In the emergency services, dealing with difficult situations has always been part of your job. But the Covid-19 pandemic has been especially challenging, distressing and traumatic for many people in the ambulance, police, fire and rescue services. If you're struggling to cope right now, you are not alone. Your mental health matters, and you deserve support.
On this page you can find out about:
We know that the pandemic isn't affecting everyone the same way. There are different challenges across law enforcement, medical emergency response, and fire and rescue. And experiences may vary depending on where you usually work, or how long you've been in your job. It might feel like no one understands exactly what you are dealing with.
But we've heard many emergency responders recently sharing similar struggles. If you can relate to any of the feelings or experiences below, you are not alone:
“Personally, with all of the added stress, I am having difficulty with switching off. At work, we are making life-changing decisions in more difficult situations than ever before.” – Ben, Ambulance Service
“A few sleepless nights followed before my first deployment and sitting around waiting for someone to die became my new state of readiness. The call-outs came thick and fast.” – Jane, Police Service
“Not seeing people has been really, really hard. That has probably affected my mental health more than anything else. It’s what human beings are meant to do isn’t it?” – Kirit, Police Service
"I’d often find myself just sat there, not really doing anything but thinking about the job, and thinking about whether there was anything else I could have done."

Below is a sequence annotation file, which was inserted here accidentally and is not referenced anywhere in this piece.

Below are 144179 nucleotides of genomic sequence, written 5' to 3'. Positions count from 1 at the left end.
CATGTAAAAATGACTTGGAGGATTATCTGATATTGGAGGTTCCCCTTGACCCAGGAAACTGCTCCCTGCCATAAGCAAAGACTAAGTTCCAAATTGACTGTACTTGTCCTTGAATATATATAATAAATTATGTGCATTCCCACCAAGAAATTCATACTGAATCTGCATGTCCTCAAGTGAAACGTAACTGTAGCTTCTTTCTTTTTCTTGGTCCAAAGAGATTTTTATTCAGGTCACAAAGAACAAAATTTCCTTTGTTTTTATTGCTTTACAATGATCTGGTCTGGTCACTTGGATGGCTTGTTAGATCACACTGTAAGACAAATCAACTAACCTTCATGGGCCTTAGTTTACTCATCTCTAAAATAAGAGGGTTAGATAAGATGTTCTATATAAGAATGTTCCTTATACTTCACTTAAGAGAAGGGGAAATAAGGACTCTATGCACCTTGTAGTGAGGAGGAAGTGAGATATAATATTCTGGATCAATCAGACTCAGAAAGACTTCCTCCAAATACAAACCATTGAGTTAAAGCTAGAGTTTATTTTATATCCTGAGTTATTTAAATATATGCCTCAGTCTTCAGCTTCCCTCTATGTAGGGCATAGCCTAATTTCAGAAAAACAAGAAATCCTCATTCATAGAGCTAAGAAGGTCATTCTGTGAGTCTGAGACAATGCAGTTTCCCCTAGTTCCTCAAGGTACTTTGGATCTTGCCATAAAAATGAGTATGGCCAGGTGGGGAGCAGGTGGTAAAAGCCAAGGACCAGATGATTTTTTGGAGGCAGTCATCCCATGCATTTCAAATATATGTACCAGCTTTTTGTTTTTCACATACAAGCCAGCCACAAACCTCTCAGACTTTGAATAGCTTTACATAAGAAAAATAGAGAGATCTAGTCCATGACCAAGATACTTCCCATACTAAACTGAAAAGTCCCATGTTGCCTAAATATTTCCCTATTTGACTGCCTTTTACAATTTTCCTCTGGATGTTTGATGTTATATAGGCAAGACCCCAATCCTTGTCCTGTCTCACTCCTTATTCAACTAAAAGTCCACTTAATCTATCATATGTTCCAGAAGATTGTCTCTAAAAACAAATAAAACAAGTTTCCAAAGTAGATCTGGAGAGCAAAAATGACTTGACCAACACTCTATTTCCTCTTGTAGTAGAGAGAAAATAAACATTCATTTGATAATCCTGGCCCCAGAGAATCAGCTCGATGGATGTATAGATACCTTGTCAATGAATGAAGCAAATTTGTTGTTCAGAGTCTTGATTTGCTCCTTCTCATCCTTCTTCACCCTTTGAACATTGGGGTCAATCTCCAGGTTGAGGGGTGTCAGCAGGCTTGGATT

When it’s your job to help others, it can feel hard to take time to look after yourself. But your mental health matters. Whether you work in the police, fire or ambulance services, here are some ideas to help take care of your wellbeing:
“Talking to my colleague probably saved my life. Having the chance to open up to someone was the beginning of a process that ended with me being correctly diagnosed and treated for the mental health problem I was living with.” – Neil, Ambulance Service
“Throughout the pandemic, I’ve spoken more freely about how I was coping, and tried not to bottle anything up. I also have a great group of friends, regularly doing video chats, setting challenges and creating workouts to share.” – Nakita, Fire Service
“Since I have spoken out, other colleagues including senior officers have told me how they went through that 20 years ago or whatever it was. It’s comforting to know that I’m not the only one, that people do get through it and progress.” – Richard, Fire Service
There are many resources, services and organisations offering support tailored to you and your role:
Try asking your supervisor, line manager or colleagues if you can access specialist support, such as:
If you are a student paramedic, police cadet or at fire college, you might be able to access extra support through your course provider. Our student mental health hub has more tips and resources for anyone who is studying.
For further support and guidance, not exclusively for emergency responders, see our pages on:
"My main support through the whole situation this year has been people who are in the same boat as me." – Nikki, Fire Service
This information was published on March 31, 2021.
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